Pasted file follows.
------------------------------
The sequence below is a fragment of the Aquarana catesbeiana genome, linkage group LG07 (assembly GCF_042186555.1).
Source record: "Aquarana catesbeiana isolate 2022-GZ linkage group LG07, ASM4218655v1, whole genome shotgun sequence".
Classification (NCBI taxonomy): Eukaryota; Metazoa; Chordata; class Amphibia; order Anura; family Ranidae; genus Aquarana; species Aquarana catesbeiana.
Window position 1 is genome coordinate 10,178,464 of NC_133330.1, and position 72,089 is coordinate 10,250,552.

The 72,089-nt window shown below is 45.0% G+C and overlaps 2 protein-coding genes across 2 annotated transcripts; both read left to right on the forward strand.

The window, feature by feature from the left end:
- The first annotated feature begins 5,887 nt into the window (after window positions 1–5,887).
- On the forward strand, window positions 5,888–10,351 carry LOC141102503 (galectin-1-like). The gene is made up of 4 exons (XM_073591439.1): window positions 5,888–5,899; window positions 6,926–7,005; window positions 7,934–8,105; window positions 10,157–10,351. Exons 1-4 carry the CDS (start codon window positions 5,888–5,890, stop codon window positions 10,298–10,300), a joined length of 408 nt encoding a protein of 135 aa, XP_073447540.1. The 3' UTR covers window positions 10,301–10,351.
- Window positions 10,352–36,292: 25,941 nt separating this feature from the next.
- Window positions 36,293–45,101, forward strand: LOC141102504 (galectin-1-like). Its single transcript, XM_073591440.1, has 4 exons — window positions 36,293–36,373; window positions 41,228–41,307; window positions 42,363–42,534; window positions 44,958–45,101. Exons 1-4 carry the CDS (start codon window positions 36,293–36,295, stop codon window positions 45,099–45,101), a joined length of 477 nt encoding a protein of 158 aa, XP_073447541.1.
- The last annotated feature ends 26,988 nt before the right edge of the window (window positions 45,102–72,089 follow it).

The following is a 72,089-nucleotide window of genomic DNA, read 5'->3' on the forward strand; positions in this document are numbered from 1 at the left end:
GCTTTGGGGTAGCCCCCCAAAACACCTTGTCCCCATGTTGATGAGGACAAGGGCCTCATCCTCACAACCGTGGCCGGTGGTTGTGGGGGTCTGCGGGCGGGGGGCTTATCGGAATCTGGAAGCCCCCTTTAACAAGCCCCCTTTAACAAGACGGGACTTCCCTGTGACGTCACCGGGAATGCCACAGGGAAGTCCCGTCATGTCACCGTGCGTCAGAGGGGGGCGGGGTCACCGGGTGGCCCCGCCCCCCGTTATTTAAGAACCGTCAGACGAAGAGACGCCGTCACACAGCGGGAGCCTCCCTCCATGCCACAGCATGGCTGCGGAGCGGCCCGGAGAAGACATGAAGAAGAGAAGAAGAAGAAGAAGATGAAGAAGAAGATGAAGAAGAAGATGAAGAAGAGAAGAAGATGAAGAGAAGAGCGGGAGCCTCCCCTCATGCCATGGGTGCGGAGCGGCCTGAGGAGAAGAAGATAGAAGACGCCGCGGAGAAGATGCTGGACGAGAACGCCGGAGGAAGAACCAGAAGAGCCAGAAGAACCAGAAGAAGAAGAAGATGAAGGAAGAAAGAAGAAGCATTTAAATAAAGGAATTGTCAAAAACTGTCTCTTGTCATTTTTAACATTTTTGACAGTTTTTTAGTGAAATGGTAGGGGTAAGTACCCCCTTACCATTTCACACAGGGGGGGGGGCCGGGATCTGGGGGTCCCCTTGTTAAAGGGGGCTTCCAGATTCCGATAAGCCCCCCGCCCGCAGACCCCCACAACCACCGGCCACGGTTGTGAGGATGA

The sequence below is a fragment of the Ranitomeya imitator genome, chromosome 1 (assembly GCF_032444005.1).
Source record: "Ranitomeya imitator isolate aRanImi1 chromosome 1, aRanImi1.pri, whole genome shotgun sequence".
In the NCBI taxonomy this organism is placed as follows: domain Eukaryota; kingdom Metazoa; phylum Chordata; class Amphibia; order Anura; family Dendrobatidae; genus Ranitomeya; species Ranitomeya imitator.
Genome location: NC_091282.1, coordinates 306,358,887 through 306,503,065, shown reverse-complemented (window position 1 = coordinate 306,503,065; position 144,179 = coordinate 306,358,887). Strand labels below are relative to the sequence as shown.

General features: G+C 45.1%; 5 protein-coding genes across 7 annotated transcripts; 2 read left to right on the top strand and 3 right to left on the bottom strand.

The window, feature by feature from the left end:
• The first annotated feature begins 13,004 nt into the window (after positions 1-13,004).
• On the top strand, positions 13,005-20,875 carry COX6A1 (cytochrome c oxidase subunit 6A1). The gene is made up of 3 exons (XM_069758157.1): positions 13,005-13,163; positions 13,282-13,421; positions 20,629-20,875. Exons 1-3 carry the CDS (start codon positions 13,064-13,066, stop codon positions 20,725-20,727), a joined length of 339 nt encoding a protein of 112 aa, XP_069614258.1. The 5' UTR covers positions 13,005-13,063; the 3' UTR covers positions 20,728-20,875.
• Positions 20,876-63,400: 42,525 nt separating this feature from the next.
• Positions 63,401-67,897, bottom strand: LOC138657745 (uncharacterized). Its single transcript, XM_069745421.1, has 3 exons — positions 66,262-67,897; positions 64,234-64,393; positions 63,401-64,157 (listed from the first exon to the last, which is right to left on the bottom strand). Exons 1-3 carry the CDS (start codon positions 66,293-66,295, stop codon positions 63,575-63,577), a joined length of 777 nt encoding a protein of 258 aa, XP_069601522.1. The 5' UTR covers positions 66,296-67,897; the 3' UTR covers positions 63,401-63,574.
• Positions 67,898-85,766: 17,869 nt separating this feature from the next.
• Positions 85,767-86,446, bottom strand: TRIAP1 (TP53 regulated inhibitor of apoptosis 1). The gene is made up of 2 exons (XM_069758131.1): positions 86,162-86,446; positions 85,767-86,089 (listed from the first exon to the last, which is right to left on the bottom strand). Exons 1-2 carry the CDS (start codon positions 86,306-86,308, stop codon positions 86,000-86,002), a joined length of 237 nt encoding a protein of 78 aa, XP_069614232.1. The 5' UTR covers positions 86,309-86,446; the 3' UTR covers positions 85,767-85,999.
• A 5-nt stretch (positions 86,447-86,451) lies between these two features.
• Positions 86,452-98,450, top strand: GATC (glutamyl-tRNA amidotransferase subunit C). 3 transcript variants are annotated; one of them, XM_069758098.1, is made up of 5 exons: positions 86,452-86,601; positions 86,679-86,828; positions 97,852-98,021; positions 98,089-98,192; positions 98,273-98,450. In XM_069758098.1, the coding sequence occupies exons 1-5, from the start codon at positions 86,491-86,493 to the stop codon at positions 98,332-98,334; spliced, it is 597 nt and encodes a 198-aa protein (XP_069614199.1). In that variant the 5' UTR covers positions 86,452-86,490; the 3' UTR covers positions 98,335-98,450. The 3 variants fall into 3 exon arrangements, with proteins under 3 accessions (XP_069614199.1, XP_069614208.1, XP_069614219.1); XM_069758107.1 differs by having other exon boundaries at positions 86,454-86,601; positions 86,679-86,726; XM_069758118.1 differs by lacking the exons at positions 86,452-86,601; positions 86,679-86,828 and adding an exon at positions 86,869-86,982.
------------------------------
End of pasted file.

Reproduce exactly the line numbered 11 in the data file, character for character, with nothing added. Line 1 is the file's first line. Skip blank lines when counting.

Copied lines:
- The last annotated feature ends 26,988 nt before the right edge of the window (window positions 45,102–72,089 follow it).